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5 Questions to Ask About Online Courses

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4. Can I see a sample syllabus?
When inquiring about a course's structure, also inquire to see a sample syllabus. Reviewing a syllabus before enrolling in a class will show you exactly what is expected from you during each part of the course. A syllabus will outline the assignments, the required readings and any large-scale projects. Many syllabi also explain the amount of time needed to complete online assignments. You may be surprised to know that students spend more time completing assignments in an online course compared to a face-to-face class because learning online typically requires more information to be read. Course directions, weekly outlines, assignment criteria and discussions online are more text-based in comparison to a traditional classroom, thus consuming more time in assignment preparation.

5. How often will I work with my peers?
Lastly, once you know the amount and types of assignments, determine what level of interaction will take place between you and the other students in the class. Some courses may require group work through a collaborative project or routine discussions with peers. Understanding how you work best as a student (i.e. do you like to talk things out or do you prefer to work alone?) will assist you in determining if the online course environment is appropriate for your learning style. Interactive online courses can often be very engaging and fun while eliminating some of the pressure that correlates to a face-to-face discussion. You have time to think, analyze and craft your response in a discussion online and many students find this aspect very valuable. However, interacting with peers online can become troublesome if a group project is required and you must coordinate meeting times (either online or face-to-face) with other group members. While group projects don't always lead to frustration among students in online courses, knowing what the level of interaction is ahead of time and how it fits into your schedule will help you decide if taking an online course is appropriate for you.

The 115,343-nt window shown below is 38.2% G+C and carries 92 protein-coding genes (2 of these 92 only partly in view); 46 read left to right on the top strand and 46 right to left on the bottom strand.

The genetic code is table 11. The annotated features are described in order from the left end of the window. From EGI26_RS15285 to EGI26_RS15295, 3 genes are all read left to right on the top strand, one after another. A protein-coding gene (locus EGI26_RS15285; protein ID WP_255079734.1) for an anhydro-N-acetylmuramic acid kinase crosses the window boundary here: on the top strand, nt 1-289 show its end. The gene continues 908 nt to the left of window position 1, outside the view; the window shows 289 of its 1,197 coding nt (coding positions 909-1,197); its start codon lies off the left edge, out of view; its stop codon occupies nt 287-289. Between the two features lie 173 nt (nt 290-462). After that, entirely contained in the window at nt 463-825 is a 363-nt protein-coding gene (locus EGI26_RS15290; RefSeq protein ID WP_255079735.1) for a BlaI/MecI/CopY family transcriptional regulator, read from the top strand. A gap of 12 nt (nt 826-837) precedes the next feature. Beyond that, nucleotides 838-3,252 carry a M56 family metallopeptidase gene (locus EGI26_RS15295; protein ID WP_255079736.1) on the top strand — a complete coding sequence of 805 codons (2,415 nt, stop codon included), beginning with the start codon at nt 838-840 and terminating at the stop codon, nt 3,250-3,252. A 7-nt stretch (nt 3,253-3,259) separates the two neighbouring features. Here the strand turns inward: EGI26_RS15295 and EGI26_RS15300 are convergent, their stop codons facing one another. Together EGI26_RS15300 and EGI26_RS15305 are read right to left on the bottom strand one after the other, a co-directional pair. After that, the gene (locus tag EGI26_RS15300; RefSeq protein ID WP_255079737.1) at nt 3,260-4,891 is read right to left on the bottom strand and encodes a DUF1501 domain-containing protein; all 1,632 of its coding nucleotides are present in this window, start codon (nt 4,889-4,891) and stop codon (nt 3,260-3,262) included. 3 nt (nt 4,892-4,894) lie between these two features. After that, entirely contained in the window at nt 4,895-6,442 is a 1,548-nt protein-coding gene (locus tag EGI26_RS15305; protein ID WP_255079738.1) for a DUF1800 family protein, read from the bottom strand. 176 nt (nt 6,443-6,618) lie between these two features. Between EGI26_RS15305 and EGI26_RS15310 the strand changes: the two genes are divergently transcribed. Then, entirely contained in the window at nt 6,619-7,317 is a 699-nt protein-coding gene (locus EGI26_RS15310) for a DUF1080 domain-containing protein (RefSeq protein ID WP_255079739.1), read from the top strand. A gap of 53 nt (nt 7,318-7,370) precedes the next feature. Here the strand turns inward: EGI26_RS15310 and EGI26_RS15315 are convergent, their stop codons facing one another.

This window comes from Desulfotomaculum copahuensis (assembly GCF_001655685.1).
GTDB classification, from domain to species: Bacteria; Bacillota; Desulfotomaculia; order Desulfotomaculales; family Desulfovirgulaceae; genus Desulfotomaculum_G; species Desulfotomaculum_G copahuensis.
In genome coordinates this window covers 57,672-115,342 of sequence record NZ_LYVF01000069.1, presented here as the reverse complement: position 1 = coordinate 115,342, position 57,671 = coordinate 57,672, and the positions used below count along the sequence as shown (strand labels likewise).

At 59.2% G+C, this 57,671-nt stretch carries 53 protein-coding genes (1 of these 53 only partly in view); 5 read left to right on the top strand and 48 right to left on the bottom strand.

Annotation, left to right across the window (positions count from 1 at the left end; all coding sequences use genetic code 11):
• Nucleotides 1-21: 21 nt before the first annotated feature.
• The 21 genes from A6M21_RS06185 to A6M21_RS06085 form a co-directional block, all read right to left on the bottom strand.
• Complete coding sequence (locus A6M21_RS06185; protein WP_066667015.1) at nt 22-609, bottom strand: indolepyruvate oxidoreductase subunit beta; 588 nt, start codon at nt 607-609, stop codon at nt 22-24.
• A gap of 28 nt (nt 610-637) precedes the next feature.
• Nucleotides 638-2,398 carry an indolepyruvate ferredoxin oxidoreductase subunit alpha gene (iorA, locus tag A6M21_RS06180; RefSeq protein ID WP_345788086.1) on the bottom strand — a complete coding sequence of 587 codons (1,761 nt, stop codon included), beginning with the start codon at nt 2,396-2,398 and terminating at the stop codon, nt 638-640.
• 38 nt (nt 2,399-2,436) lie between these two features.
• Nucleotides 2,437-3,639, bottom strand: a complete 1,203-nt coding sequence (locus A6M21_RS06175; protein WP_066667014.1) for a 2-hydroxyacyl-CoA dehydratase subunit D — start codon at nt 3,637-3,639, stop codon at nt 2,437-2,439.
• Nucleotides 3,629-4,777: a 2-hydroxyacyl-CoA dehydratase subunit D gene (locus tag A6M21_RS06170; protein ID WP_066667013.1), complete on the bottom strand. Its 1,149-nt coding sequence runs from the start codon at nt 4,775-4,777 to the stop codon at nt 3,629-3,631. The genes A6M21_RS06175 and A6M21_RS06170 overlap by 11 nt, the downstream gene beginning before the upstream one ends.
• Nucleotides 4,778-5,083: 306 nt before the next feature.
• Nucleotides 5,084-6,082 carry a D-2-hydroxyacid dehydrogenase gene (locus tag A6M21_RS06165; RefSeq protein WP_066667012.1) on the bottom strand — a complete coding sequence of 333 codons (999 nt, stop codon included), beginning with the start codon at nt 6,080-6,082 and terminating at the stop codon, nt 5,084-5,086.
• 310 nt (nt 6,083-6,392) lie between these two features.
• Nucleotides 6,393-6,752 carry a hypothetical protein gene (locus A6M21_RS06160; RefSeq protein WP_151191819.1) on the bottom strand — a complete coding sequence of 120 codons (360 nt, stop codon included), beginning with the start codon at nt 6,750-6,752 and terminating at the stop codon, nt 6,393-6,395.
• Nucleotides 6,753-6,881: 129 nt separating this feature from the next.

There are many elements to consider when getting your education online. Think about who you are as a student and what helps you learn best. Knowing your preferences for communication and assignments, in addition to the technology available to you at home, will all play a role in how successful you will be in an online course. Asking questions before enrolling in a class is the best way to determine if distance education will work for you.

Lisa Mulka is the owner of Juniper Shore Publications, a custom freelance writing and editing firm based in Michigan. Lisa holds a Master of Arts in Written Communication and a Master of Arts in Educational Technology. In addition to freelancing full-time, Lisa is also a college English instructor.

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